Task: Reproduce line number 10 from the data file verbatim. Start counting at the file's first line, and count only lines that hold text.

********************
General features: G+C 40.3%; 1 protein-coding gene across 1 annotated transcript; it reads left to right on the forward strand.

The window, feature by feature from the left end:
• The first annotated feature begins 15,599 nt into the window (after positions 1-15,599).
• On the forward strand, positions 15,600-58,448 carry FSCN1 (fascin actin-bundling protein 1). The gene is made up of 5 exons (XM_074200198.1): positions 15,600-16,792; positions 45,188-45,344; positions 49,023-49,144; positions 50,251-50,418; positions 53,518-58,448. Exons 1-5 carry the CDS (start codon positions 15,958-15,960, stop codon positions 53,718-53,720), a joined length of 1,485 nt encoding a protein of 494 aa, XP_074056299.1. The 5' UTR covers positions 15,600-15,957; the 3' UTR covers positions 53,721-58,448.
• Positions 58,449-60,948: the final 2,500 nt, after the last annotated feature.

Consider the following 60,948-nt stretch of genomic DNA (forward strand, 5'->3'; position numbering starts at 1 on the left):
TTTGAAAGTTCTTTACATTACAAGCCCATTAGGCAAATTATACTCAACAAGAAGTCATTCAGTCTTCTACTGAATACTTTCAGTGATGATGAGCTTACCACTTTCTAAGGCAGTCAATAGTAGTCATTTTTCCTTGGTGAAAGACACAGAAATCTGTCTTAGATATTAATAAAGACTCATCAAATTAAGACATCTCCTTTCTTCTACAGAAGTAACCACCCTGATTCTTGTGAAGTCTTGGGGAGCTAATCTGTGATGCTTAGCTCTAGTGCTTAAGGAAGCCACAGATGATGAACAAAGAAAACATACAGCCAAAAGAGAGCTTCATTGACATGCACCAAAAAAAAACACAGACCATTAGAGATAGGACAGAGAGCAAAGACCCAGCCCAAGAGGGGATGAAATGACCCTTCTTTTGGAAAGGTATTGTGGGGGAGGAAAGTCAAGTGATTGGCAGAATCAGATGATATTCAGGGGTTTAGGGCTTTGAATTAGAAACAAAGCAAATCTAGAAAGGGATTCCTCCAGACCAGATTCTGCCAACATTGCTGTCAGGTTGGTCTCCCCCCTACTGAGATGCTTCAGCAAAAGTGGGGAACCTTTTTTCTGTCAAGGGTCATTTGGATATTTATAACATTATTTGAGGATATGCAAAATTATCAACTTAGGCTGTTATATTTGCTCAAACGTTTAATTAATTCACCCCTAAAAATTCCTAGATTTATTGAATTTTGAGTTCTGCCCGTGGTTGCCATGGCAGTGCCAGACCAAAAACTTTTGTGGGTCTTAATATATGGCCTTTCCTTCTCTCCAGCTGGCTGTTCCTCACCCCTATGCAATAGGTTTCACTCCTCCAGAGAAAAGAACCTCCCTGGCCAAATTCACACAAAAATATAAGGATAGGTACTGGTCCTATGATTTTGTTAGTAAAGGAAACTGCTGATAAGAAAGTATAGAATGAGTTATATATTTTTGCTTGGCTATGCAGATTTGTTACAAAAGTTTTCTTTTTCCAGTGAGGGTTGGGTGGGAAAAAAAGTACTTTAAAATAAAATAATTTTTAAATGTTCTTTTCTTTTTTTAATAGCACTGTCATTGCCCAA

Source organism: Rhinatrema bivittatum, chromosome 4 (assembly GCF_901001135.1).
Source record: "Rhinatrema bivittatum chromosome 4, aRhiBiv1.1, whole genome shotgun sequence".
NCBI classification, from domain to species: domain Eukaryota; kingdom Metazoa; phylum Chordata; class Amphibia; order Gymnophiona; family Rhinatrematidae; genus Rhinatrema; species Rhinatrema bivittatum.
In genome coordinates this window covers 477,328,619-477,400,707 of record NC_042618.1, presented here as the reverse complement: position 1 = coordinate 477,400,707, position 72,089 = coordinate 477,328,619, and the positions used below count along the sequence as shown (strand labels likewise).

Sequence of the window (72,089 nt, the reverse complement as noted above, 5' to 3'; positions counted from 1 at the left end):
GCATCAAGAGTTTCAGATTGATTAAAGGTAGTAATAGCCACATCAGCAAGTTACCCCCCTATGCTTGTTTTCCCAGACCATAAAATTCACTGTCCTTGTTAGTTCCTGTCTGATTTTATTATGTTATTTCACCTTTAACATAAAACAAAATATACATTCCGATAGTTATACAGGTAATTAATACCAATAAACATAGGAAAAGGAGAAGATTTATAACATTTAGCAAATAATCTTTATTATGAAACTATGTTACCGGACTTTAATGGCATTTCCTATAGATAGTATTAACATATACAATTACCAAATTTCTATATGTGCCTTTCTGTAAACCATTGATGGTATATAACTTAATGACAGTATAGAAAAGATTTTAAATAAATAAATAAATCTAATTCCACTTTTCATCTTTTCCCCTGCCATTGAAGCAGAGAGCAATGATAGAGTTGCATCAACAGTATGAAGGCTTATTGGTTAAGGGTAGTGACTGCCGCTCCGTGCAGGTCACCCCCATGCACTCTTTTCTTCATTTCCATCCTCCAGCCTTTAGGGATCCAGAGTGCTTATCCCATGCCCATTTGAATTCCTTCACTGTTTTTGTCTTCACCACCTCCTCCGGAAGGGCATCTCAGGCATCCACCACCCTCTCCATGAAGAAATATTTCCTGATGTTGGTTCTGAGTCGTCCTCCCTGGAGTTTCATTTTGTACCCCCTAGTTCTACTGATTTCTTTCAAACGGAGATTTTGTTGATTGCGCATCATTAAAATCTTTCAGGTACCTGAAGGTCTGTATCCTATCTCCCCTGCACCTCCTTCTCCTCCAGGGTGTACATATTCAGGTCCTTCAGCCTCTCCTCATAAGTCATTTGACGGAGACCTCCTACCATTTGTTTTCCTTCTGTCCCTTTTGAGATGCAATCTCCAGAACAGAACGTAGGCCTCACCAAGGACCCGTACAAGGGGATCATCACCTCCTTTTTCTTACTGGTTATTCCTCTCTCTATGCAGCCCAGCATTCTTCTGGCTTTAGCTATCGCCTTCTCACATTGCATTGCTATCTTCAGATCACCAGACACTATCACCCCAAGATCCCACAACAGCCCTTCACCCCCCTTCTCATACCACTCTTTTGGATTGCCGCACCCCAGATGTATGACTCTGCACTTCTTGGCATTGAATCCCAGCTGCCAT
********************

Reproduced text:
NCBI classification, from domain to species: domain Eukaryota; kingdom Metazoa; phylum Chordata; class Amphibia; order Gymnophiona; family Rhinatrematidae; genus Rhinatrema; species Rhinatrema bivittatum.